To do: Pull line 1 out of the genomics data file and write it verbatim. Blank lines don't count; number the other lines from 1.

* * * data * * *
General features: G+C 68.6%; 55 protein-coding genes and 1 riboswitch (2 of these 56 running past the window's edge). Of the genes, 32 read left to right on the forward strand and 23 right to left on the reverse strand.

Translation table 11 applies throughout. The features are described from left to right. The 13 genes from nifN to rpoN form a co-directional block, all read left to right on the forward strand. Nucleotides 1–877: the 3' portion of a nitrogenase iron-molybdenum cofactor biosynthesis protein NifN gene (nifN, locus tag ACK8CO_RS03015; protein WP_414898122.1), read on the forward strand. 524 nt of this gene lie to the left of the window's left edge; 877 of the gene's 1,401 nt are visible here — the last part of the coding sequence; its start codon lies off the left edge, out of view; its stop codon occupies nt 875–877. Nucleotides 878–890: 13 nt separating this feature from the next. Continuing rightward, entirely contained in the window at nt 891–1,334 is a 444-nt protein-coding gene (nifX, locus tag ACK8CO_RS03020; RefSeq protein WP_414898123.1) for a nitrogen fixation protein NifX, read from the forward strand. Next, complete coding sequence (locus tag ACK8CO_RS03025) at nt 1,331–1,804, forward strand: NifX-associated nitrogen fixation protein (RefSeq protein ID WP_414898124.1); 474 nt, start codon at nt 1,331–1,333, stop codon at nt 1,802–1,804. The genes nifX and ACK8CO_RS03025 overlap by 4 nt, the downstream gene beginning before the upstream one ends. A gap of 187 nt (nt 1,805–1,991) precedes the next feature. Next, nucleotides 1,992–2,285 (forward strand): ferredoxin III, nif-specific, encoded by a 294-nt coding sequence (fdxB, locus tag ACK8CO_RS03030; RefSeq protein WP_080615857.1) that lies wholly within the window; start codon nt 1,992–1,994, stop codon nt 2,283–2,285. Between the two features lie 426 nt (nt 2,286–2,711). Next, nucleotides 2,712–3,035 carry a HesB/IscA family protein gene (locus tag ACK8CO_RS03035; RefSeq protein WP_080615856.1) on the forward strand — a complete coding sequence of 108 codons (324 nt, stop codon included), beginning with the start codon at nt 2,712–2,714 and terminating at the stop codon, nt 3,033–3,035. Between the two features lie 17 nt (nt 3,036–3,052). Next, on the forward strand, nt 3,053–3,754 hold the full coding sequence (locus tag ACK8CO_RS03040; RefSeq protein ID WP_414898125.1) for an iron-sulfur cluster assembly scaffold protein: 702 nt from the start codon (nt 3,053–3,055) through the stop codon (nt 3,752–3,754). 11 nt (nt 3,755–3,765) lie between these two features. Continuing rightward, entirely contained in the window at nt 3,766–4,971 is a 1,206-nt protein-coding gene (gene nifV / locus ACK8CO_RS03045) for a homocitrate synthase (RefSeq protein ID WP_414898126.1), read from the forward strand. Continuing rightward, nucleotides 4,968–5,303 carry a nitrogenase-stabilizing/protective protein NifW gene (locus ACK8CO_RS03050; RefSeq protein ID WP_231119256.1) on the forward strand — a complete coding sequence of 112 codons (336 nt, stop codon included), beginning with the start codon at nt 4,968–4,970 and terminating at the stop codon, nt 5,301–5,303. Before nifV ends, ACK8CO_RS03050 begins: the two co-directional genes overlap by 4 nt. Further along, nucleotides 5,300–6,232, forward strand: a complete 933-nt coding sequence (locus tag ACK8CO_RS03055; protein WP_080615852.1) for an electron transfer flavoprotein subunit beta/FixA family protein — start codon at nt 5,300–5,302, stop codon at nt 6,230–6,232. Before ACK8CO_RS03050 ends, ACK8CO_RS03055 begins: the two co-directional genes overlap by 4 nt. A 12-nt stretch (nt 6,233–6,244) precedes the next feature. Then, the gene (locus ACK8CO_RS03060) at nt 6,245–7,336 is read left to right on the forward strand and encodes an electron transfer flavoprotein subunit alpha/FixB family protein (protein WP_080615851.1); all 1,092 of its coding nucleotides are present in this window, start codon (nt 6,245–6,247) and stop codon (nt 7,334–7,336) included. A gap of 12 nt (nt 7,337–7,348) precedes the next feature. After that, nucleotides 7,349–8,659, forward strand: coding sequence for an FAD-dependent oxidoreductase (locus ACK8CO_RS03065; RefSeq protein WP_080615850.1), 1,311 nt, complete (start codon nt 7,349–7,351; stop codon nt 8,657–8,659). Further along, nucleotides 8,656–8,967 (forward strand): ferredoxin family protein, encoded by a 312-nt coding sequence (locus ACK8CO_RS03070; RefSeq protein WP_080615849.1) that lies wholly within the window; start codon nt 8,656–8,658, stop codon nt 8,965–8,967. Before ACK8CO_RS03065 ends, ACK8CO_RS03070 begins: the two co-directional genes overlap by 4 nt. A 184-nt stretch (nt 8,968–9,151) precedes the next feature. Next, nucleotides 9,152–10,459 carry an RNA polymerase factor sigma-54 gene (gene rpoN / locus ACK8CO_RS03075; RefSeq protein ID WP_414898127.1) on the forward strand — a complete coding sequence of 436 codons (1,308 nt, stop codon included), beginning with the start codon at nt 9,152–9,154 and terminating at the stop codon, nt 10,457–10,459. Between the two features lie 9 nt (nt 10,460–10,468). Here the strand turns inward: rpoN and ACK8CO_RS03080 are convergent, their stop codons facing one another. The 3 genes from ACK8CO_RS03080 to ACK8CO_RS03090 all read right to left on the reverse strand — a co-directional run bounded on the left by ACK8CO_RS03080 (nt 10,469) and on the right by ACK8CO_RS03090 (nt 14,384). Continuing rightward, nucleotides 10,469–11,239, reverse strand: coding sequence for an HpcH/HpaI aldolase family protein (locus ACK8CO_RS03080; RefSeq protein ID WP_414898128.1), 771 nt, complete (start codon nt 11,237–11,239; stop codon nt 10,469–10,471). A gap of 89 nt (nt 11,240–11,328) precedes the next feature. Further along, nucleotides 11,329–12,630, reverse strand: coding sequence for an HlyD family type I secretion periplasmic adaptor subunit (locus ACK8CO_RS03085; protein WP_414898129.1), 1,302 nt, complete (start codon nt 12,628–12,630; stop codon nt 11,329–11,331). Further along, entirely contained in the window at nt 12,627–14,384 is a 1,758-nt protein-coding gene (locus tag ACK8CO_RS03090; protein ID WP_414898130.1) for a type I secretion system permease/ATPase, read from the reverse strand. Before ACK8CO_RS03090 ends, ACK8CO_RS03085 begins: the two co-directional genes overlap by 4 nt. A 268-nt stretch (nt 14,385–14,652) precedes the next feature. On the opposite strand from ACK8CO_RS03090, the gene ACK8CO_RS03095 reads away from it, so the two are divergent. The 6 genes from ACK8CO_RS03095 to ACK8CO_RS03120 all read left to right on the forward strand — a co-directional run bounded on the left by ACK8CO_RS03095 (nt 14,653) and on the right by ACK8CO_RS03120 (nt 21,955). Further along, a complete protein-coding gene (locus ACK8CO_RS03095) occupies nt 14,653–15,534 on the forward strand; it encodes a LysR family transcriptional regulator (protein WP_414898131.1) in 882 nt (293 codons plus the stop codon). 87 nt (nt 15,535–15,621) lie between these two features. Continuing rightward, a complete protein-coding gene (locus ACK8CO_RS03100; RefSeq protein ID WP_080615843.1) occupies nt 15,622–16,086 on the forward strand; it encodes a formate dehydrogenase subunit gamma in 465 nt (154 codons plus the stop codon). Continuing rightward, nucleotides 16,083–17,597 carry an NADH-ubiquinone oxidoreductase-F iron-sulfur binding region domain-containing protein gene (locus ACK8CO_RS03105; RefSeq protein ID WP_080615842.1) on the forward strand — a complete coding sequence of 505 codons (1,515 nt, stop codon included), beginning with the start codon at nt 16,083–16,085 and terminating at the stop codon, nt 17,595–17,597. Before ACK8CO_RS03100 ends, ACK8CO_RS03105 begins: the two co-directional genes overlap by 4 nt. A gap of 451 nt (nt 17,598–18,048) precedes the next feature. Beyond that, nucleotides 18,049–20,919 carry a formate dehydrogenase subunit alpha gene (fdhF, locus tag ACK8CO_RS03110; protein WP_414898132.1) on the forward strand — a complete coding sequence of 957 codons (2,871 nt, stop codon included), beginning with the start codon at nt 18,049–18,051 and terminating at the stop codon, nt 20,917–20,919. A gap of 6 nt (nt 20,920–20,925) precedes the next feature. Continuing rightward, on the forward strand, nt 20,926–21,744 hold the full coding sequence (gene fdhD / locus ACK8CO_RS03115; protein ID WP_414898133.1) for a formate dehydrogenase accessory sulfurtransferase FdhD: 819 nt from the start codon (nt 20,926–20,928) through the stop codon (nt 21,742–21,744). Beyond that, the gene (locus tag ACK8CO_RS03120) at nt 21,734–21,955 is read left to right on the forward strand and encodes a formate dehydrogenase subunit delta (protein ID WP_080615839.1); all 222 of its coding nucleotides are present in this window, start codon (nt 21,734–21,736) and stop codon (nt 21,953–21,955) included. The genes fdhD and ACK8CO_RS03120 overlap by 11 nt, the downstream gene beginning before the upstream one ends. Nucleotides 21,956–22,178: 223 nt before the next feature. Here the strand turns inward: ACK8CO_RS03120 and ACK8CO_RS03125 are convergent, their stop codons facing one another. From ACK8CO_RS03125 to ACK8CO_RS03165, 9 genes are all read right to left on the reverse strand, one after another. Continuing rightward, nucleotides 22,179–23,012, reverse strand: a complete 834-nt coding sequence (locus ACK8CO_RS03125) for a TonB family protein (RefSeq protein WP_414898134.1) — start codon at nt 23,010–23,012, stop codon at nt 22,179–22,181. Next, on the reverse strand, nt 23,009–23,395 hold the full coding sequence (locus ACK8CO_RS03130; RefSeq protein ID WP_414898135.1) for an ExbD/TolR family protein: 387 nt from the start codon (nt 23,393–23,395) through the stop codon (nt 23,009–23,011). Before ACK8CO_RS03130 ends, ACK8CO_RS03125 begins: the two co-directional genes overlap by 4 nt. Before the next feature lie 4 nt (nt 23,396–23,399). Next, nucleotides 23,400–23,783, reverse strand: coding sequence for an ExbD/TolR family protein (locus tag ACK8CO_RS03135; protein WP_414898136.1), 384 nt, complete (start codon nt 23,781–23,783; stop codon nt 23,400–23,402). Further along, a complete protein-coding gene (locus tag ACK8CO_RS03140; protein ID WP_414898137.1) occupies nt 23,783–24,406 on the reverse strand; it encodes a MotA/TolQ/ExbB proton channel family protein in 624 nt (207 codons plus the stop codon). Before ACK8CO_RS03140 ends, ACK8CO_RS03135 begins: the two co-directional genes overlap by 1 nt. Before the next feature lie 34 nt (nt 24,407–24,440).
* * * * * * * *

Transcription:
General features: G+C 68.6%; 55 protein-coding genes and 1 riboswitch (2 of these 56 running past the window's edge). Of the genes, 32 read left to right on the forward strand and 23 right to left on the reverse strand.